FRANCIS R. VALEO SECRETARY
United States Senate OFFICE OF THE SECRETARY WASHINGTON, D. C. 20510
October 11, 1973
Honorable Sam J. Ervin, Jr., United States Senate, Washington, D.C.
Dear Senator Ervin:
I am enclosing herewith S. Res. 181, adopted by the Senate on October 10, 1973, regarding your appearance before the United States District Court for the Southern District of New York on October 23, 1973.
With kindest regards,
Sincerely, Frank Valeo Francis R. Valeo, Secretary of the Senate.
Enclosure: S. Res. 181.
SENATOR SAM J. ERVIN, JR.
OCTOBER 23, 1973
THE PRESIDENT THE WHITE HOUSE WASHINGTON, D. C.
THE SENATE SELECT COMMITTEE ON PRESIDENTIAL CAMPAIGN ACTIVITIES IS GOING TO MEET THURSDAY MORNING TO CONSIDER THE PROPOSAL WHICH THE WHITE HOUSE MADE ORALLY TO SENATOR HOWARD BAKER AND ME LAST FRIDAY AFTERNOON. SINCE STATEMENTS BY THE NEWS MEDIA INDICATE THAT THERE MAY BE SOME CONFUSION ABOUT THE NATURE AND SCOPE OF THE PROPOSAL AND SINCE IT IS ESSENTIAL THAT THE SELECT COMMITTEE HAVE THE EXACT TERMS OF THE PROPOSAL BEFORE IT AT ITS MEETING, I HEARBY RESPECTFULLY REQUEST THE WHITE HOUSE TO FURNISH ME BEFORE THE MEETING OF THE COMMITTEE A STATEMENT OF ITS UNDERSTANDING OF THE PROPOSAL. MY UNDERSTANDING OF THE PROPOSAL IS AS FOLLOWS: FIRST, THAT THE TAPE RECORDINGS REQUESTED BY THE COMMITTEE WOULD BE DELIVERED TO THE TEMPORARY CUSTODY OF SENATOR STENNIS; SECOND, THAT SENATOR SENNIS WOULD HEAR THE TAPE RECORDINGS AND SEPERATE THE PORTIONS OF THE TAPES RELATING TO THE WATERGATE AFFAIR FROM ALL OTHER PORTIONS OF THE TAPES; AND THIRD, THAT AFTER SO DOING SENATOR STENNIS WOULD PREPARE AND FURNISH TO THE SELECT COMMITTEE A VERBATIM COPY OF THE EXACT WORDS AS RECORDED ON THE TAPES WHICH ARE RELEVANT TO THE MATTERS WHICH THE COMMITTEE IS AUTHORIZED BY SENATE RESOLUTION NO. 60 TO INVESTIGATE. SENATOR STENNIS WILL ALSO IDENTIFY FOR THE COMMITTEE THE ITEMS ON THE TAPES WHICH HE DETERMINES NOT TO BE RELEVANT TO THE MATTERS WHICH THE COMMITTEE IS AUTHORIZED TO INVESTIGATE. MOREOVER, IT IS MY UNDERSTANDING THAT AT THE REQUEST OF THE COMMITTEE, SENATOR STENNIS WOULD ATTEMPT TO ASCERTAIN WITH THE AID OF EXPERTS THE AUTHENTICITY OF THE TAPES. I TRUST THAT THE UNDERSTANDING OF THE WHITE HOUSE IN RESPECT TO THE PROPOSAL COINCIDES WITH MINE BECAUSE I WOULD BE UNWILLING TO URGE THE COMMITTEE TO ACCEPT ANYONE'S PARAPHRASE OR SUMMARY OF WHAT HE THINKS THE TAPES SAY. THIS IS SO BECAUSE IT IS THE DUTY OF THE COMMITTEE TO INTERPRET FOR ITSELF EXACTLY WHAT THE WORDS ON THE TAPES SAY.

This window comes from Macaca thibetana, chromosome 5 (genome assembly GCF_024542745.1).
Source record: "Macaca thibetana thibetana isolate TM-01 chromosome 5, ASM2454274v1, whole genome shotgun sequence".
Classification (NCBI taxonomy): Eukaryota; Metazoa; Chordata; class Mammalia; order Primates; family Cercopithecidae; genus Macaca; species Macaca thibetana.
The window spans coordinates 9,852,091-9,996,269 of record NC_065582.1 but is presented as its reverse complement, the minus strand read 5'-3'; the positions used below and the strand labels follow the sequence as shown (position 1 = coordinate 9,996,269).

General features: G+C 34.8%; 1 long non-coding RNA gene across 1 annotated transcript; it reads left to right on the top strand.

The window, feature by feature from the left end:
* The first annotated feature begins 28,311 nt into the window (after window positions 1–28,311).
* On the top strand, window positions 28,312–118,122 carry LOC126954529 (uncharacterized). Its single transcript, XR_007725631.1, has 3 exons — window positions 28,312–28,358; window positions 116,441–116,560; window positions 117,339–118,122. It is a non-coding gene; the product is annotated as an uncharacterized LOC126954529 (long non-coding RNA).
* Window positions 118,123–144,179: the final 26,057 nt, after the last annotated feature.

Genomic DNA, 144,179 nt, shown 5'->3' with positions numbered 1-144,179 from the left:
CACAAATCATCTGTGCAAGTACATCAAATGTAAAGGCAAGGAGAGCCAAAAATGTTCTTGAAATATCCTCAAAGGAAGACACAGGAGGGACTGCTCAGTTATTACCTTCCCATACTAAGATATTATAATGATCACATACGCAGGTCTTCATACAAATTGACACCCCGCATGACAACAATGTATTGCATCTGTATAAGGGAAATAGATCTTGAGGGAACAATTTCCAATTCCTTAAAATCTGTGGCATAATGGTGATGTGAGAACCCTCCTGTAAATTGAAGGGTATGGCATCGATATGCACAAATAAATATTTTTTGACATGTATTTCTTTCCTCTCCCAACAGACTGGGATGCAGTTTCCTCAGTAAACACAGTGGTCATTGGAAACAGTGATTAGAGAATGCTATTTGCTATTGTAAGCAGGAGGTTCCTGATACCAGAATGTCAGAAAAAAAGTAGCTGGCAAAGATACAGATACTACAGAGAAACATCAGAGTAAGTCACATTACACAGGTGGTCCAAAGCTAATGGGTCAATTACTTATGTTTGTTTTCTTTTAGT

SAM J. ERVIN, JR., CHAIRMAN SENATE SELECT COMMITTEE ON PRESIDENTIAL CAMPAIGN ACTIVITIES
cc: MEMBERS OF SELECT COMMITTEE
(OFFICIAL - GWA 008349)
WAYLAND B. CEDERQUIST ATTORNEY 33 NORTH LA SALLE STREET CHICAGO, ILLINOIS 60602
October 28, 1973
Honorable Robert Taft Senator from Ohio Senate Office Building Washington, D. C. 20510
Dear Senator Taft:
This relates to the situation resulting from the President's dismissal of Special Prosecutor Cox. I enclose a copy of my Letter of October 27, mailed by me to Senators Stevenson, Percy, Ervin, Weicker, Humphrey et al. You can see that I am entirely opposed to any further presidential involvement in the appointment of a new Special Prosecutor.
I heard a News Broadcast last night, including a statement by you that you wondered whether Congress had the power to adopt a statute authorizing Judge Sirica to appoint a new Special Prosecutor. You raised the question of seperation of powers.
It is my judgement that Congress has the power. I base my judgement on the following considerations.
In the States, the Regular Prosecutor is usually elected. Where he is disqualified becasue of involvement in the matter being investigated, the common law is that the Courts have power to appoint a Special Prosecutor to act in his stead with regard to the particular matter. Many States, including Illinois, have adopted statutes confirming this common law principle.